Advanced burning stages and fate of 8-10 M STARS

S. Jones, R. Hirschi, K. Nomoto, T. Fischer, Francis Timmes, F. Herwig, B. Paxton, H. Toki, T. Suzuki, G. Martínez-Pinedo, Y. H. Lam, M. G. Bertolli

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Abstract

The stellar mass range 8 ≲ M/M ≲ 12 corresponds to the most massive asymptotic giant branch (AGB) stars and the most numerous massive stars. It is host to a variety of supernova (SN) progenitors and is therefore very important for galactic chemical evolution and stellar population studies. In this paper, we study the transition from super-AGB (SAGB) star to massive star and find that a propagating neon-oxygen-burning shell is common to both the most massive electron capture supernova (EC-SN) progenitors and the lowest mass iron-core-collapse supernova (FeCCSN) progenitors. Of the models that ignite neon-burning off-center, the 9.5 M star would evolve to an FeCCSN after the neon-burning shell propagates to the center, as in previous studies. The neon-burning shell in the 8.8 M model, however, fails to reach the center as the URCA process and an extended (0.6 M) region of low Ye (0.48) in the outer part of the core begin to dominate the late evolution; the model evolves to an EC-SN. This is the first study to follow the most massive EC-SN progenitors to collapse, representing an evolutionary path to EC-SN in addition to that from SAGB stars undergoing thermal pulses (TPs). We also present models of an 8.75 M SAGB star through its entire TP phase until electron captures on 20Ne begin at its center and of a 12 M star up to the iron core collapse. We discuss key uncertainties and how the different pathways to collapse affect the pre-SN structure. Finally, we compare our results to the observed neutron star mass distribution.

Original languageEnglish (US)
Article number150
JournalAstrophysical Journal
Volume772
Issue number2
DOIs
StatePublished - Aug 1 2013

Fingerprint

neon
supernovae
electron capture
asymptotic giant branch stars
electron
shell
M stars
massive stars
iron
M region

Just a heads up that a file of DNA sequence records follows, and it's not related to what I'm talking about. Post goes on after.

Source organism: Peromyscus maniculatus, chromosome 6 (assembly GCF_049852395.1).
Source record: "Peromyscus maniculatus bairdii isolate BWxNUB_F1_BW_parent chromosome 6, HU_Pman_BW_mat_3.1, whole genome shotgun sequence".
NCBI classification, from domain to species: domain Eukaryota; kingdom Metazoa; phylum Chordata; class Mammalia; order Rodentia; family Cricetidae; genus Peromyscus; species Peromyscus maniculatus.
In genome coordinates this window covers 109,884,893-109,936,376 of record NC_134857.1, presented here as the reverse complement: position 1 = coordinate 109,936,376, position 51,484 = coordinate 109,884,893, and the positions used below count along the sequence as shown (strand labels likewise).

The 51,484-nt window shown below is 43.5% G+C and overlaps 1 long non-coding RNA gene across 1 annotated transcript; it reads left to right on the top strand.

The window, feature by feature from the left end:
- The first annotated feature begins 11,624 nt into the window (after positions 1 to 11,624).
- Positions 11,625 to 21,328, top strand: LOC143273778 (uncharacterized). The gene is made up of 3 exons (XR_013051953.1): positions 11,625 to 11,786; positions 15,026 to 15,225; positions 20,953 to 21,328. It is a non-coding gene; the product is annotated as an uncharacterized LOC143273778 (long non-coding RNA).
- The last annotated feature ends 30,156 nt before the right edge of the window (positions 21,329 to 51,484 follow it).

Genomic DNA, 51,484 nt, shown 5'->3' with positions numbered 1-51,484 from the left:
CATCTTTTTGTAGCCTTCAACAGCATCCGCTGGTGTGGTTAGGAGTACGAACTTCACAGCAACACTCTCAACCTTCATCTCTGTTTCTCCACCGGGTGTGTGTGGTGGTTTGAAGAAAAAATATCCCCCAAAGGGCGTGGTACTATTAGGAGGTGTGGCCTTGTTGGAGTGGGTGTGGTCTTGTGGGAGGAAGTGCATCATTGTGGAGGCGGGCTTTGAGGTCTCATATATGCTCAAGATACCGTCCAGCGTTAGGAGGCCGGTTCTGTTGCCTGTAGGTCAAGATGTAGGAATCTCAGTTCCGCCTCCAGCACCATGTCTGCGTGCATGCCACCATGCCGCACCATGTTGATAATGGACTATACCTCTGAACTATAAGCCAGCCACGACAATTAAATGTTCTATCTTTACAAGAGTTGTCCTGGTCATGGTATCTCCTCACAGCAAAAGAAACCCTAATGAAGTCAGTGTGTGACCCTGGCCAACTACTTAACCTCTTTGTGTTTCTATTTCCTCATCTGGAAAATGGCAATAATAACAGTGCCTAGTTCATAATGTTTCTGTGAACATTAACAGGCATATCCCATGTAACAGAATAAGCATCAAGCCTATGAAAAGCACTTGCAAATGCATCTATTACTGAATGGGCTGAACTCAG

chemical evolution
galactic evolution
pulses
stellar mass
mass distribution
neutron stars
oxygen

Keywords

  • nuclear reactions, nucleosynthesis, abundances
  • stars: AGB and post-AGB
  • stars: evolution
  • stars: neutron
  • supernovae: general

ASJC Scopus subject areas

  • Space and Planetary Science
  • Astronomy and Astrophysics

Cite this

Jones, S., Hirschi, R., Nomoto, K., Fischer, T., Timmes, F., Herwig, F., ... Bertolli, M. G. (2013). Advanced burning stages and fate of 8-10 M STARS. Astrophysical Journal, 772(2), [150]. https://doi.org/10.1088/0004-637X/772/2/150

Advanced burning stages and fate of 8-10 M STARS. / Jones, S.; Hirschi, R.; Nomoto, K.; Fischer, T.; Timmes, Francis; Herwig, F.; Paxton, B.; Toki, H.; Suzuki, T.; Martínez-Pinedo, G.; Lam, Y. H.; Bertolli, M. G.

In: Astrophysical Journal, Vol. 772, No. 2, 150, 01.08.2013.

Research output: Contribution to journalArticle

Jones, S, Hirschi, R, Nomoto, K, Fischer, T, Timmes, F, Herwig, F, Paxton, B, Toki, H, Suzuki, T, Martínez-Pinedo, G, Lam, YH & Bertolli, MG 2013, 'Advanced burning stages and fate of 8-10 M STARS', Astrophysical Journal, vol. 772, no. 2, 150. https://doi.org/10.1088/0004-637X/772/2/150
Jones S, Hirschi R, Nomoto K, Fischer T, Timmes F, Herwig F et al. Advanced burning stages and fate of 8-10 M STARS. Astrophysical Journal. 2013 Aug 1;772(2). 150. https://doi.org/10.1088/0004-637X/772/2/150
Jones, S. ; Hirschi, R. ; Nomoto, K. ; Fischer, T. ; Timmes, Francis ; Herwig, F. ; Paxton, B. ; Toki, H. ; Suzuki, T. ; Martínez-Pinedo, G. ; Lam, Y. H. ; Bertolli, M. G. / Advanced burning stages and fate of 8-10 M STARS. In: Astrophysical Journal. 2013 ; Vol. 772, No. 2.
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abstract = "The stellar mass range 8 ≲ M/M⊙ ≲ 12 corresponds to the most massive asymptotic giant branch (AGB) stars and the most numerous massive stars. It is host to a variety of supernova (SN) progenitors and is therefore very important for galactic chemical evolution and stellar population studies. In this paper, we study the transition from super-AGB (SAGB) star to massive star and find that a propagating neon-oxygen-burning shell is common to both the most massive electron capture supernova (EC-SN) progenitors and the lowest mass iron-core-collapse supernova (FeCCSN) progenitors. Of the models that ignite neon-burning off-center, the 9.5 M⊙ star would evolve to an FeCCSN after the neon-burning shell propagates to the center, as in previous studies. The neon-burning shell in the 8.8 M⊙ model, however, fails to reach the center as the URCA process and an extended (0.6 M⊙) region of low Ye (0.48) in the outer part of the core begin to dominate the late evolution; the model evolves to an EC-SN. This is the first study to follow the most massive EC-SN progenitors to collapse, representing an evolutionary path to EC-SN in addition to that from SAGB stars undergoing thermal pulses (TPs). We also present models of an 8.75 M ⊙ SAGB star through its entire TP phase until electron captures on 20Ne begin at its center and of a 12 M⊙ star up to the iron core collapse. We discuss key uncertainties and how the different pathways to collapse affect the pre-SN structure. Finally, we compare our results to the observed neutron star mass distribution.",
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